43 Vieille du Temple Street
"They had no family; we were their only family."
Paris, 1942: Three Jewish families - the Sebbanes, the Polakiewiczs and the Zonszajns – were living in the same residential building at 43 Vieille du Temple St. in the fourth arrondissment (district) of Paris...
Paris, 1942: Three Jewish families - the Sebbanes, the Polakiewiczs and the Zonszajns – were living in the same residential building at 43 Vieille du Temple St. in the fourth arrondissment (district) of Paris, then a busy Jewish neighborhood (the Marais) comprising mainly eastern European immigrants. Most of the families in the area, including the Polakiewiczs and the Zonszajns, were rounded up on 16 July 1942 in the infamous Vel d'Hiv roundup. The Sebbanes' names were not on the lists, probably due to their native French origins. Neighbors wrote to Mrs. Sebbane describing their ordeal and asking for help as the other Jewish residents at 43 Vieille du Temple St. had already been arrested.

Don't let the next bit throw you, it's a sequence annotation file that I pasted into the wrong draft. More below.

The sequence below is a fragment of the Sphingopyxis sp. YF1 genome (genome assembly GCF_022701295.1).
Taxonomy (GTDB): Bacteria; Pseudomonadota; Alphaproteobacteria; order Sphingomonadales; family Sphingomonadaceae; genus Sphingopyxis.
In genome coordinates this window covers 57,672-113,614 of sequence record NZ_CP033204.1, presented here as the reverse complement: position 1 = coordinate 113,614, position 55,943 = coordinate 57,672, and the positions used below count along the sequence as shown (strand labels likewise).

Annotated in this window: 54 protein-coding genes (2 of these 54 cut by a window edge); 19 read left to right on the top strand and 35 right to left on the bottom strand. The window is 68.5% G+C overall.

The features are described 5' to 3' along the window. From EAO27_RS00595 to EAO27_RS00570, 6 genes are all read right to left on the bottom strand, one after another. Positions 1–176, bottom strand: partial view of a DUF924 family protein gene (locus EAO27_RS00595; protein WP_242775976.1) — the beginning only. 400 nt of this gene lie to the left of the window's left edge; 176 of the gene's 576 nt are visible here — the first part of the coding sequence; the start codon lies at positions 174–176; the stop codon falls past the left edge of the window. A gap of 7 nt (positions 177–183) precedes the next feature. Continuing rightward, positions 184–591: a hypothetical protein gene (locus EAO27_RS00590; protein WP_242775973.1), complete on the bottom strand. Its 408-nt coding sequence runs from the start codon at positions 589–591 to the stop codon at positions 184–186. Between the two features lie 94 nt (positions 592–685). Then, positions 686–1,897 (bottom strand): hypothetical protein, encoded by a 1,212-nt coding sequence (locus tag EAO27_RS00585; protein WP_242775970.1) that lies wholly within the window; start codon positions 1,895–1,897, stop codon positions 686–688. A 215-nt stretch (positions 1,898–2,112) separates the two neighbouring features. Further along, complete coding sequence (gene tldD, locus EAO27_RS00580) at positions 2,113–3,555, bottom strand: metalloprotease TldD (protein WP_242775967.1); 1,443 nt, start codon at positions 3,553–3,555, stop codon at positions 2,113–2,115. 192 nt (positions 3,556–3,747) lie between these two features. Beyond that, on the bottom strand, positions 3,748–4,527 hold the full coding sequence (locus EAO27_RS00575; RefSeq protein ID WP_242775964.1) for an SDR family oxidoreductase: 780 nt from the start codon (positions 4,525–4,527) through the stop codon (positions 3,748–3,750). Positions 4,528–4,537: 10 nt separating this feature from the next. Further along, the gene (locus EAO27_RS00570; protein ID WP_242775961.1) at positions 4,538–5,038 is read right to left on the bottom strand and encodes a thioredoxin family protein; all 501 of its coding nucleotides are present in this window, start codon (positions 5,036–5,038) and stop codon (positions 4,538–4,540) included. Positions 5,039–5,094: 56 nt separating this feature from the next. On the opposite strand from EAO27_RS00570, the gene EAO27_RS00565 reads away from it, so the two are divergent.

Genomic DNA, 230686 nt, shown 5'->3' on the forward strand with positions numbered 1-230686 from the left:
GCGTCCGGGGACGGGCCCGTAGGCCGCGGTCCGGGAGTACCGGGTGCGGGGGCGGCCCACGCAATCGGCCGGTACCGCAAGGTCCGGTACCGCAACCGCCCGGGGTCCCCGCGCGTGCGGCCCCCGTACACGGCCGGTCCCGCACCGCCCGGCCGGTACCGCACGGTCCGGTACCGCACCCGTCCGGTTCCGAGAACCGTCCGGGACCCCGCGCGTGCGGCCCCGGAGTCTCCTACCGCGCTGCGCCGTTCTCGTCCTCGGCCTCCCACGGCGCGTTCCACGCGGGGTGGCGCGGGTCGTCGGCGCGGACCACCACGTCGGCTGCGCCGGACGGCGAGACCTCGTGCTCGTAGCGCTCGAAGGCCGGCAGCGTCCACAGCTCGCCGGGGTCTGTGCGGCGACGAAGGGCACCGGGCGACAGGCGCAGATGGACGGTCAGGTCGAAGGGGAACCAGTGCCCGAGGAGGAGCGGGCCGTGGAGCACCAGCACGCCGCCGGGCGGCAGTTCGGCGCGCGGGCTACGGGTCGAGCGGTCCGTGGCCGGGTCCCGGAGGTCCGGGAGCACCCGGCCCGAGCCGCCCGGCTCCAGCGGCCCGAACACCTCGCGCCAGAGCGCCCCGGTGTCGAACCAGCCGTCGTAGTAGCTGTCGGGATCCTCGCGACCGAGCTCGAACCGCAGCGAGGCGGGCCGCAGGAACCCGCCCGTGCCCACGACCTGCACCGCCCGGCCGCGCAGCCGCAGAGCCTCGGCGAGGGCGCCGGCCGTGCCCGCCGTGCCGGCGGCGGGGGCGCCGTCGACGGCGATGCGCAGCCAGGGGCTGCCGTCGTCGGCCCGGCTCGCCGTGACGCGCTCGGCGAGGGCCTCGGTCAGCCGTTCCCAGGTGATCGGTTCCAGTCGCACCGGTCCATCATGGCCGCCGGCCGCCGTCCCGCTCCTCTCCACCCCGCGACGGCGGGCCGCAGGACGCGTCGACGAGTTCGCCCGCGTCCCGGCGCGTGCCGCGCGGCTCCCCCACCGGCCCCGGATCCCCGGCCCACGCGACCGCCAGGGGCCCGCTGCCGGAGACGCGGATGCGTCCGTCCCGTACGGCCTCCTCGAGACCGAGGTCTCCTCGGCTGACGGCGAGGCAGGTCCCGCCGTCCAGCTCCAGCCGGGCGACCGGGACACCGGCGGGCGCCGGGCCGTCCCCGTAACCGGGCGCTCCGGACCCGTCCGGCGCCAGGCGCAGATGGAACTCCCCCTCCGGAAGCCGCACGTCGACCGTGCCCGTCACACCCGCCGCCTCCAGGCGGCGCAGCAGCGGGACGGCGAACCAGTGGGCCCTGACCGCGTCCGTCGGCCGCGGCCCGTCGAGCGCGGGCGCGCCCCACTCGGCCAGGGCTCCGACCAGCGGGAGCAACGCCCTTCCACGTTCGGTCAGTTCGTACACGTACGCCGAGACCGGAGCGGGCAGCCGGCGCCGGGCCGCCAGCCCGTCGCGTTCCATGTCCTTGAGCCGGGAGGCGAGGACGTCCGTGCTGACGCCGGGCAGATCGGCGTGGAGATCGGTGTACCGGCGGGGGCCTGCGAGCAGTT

In this exhibition, we follow the destinies of these three families from that fateful day in 1942, via testimonies, photographs, and letters sent to Mrs. Sebbane.
"All I do is cry, I don't believe it helps me in any way, but it is stronger than I am"
"It's not possible that something so horrible has happened to us, but it's the sad truth"
"During the ride, they threw some bread on the bus for us."
"We are in a sad situation. Mother, Mrs. Wartski have been sent to an unknown destination…"
Between 1880 and 1939, some 110,000 Jewish immigrants from Central and Eastern Europe arrived in Paris in search of better living conditions. A large percentage settled in the fourth district (also known as the Marais) where they had relatives, friends and a semblance of Jewish life. The Jewish immigrants lived primarily in crowded streets around what was known as the ‘Pletzl’ (little square in Yiddish): Des Rosiers St., Des Écouffes St. and Pavée St. The area flourished with creativity, culture, religion and tradition, social life and politics. Jewish trade unions were particularly active in a population comprised of thousands of small-scale artisanal workers, mainly in textiles.